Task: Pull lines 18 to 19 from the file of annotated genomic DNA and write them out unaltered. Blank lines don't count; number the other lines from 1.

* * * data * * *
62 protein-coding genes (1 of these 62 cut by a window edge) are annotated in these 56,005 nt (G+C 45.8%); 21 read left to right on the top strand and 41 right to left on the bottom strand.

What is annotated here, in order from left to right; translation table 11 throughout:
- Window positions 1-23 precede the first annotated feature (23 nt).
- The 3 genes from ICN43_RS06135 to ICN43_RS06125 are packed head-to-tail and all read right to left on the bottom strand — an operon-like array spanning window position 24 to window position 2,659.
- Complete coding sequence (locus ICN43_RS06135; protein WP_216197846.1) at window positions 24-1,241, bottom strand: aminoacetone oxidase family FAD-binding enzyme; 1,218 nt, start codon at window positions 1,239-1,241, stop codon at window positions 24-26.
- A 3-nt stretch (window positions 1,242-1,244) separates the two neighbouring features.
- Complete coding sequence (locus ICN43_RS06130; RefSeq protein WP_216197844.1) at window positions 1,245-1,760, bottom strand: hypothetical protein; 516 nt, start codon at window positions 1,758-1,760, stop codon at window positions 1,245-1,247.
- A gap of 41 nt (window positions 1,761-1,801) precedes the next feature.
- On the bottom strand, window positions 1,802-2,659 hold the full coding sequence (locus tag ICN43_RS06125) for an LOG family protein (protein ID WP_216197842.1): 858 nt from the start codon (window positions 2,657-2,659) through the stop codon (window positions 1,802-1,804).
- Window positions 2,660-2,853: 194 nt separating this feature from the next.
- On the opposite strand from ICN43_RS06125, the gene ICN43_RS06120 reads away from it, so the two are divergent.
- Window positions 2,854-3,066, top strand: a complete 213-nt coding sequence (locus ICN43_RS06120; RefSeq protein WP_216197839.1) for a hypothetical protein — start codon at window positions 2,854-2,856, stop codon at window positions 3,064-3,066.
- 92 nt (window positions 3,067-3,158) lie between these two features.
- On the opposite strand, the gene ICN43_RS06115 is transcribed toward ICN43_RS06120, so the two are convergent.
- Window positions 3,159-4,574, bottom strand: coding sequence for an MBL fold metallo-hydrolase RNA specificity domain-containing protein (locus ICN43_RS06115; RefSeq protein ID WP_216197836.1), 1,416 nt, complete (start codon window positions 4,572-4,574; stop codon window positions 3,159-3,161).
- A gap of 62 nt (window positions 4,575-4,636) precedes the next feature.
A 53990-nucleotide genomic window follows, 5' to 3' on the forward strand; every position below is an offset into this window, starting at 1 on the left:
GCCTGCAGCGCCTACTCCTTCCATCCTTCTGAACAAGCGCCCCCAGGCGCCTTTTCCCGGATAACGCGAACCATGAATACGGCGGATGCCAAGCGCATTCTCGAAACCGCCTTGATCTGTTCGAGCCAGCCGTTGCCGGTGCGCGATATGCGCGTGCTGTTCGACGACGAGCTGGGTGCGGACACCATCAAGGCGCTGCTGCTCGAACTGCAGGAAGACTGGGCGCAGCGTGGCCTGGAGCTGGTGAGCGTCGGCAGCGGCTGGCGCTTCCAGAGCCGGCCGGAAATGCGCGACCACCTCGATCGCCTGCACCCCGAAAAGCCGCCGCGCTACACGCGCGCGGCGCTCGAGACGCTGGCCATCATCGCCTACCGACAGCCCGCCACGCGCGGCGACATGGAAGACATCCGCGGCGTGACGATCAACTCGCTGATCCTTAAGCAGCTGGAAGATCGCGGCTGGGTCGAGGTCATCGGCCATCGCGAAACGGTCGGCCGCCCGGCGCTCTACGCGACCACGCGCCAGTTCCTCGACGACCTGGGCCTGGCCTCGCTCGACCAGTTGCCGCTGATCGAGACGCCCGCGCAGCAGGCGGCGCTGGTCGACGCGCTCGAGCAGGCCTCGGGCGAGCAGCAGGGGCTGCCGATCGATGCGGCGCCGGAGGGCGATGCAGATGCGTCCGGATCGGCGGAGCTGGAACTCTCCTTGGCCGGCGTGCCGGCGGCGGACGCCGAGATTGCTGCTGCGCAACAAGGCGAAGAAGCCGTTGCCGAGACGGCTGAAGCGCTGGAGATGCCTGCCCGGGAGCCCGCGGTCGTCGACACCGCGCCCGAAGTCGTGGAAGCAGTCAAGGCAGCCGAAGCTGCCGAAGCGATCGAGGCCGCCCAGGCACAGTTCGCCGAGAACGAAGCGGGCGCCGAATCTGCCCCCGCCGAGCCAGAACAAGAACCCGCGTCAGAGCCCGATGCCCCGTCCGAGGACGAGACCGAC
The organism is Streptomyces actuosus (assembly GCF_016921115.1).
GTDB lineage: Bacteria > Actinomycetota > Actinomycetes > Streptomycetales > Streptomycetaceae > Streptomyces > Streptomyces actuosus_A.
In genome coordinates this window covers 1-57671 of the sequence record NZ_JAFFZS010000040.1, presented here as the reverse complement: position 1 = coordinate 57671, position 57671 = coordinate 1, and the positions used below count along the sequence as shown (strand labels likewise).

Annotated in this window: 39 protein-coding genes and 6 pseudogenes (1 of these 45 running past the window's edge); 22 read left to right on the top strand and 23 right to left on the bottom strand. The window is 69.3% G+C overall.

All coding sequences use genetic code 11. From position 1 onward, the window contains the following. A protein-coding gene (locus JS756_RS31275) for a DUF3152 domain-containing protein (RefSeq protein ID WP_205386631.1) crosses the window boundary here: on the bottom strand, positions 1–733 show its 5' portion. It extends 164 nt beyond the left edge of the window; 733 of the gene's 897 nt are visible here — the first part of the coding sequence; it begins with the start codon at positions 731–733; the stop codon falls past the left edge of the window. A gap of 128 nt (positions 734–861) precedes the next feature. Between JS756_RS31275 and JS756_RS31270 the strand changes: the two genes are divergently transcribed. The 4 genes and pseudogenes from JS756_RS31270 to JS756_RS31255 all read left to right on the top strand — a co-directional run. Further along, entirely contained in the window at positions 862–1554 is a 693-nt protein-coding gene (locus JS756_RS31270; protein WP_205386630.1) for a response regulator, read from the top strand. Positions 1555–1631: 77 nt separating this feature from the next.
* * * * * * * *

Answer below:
GCCTGCAGCGCCTACTCCTTCCATCCTTCTGAACAAGCGCCCCCAGGCGCCTTTTCCCGGATAACGCGAACCATGAATACGGCGGATGCCAAGCGCATTCTCGAAACCGCCTTGATCTGTTCGAGCCAGCCGTTGCCGGTGCGCGATATGCGCGTGCTGTTCGACGACGAGCTGGGTGCGGACACCATCAAGGCGCTGCTGCTCGAACTGCAGGAAGACTGGGCGCAGCGTGGCCTGGAGCTGGTGAGCGTCGGCAGCGGCTGGCGCTTCCAGAGCCGGCCGGAAATGCGCGACCACCTCGATCGCCTGCACCCCGAAAAGCCGCCGCGCTACACGCGCGCGGCGCTCGAGACGCTGGCCATCATCGCCTACCGACAGCCCGCCACGCGCGGCGACATGGAAGACATCCGCGGCGTGACGATCAACTCGCTGATCCTTAAGCAGCTGGAAGATCGCGGCTGGGTCGAGGTCATCGGCCATCGCGAAACGGTCGGCCGCCCGGCGCTCTACGCGACCACGCGCCAGTTCCTCGACGACCTGGGCCTGGCCTCGCTCGACCAGTTGCCGCTGATCGAGACGCCCGCGCAGCAGGCGGCGCTGGTCGACGCGCTCGAGCAGGCCTCGGGCGAGCAGCAGGGGCTGCCGATCGATGCGGCGCCGGAGGGCGATGCAGATGCGTCCGGATCGGCGGAGCTGGAACTCTCCTTGGCCGGCGTGCCGGCGGCGGACGCCGAGATTGCTGCTGCGCAACAAGGCGAAGAAGCCGTTGCCGAGACGGCTGAAGCGCTGGAGATGCCTGCCCGGGAGCCCGCGGTCGTCGACACCGCGCCCGAAGTCGTGGAAGCAGTCAAGGCAGCCGAAGCTGCCGAAGCGATCGAGGCCGCCCAGGCACAGTTCGCCGAGAACGAAGCGGGCGCCGAATCTGCCCCCGCCGAGCCAGAACAAGAACCCGCGTCAGAGCCCGATGCCCCGTCCGAGGACGAGACCGAC
The organism is Streptomyces actuosus (assembly GCF_016921115.1).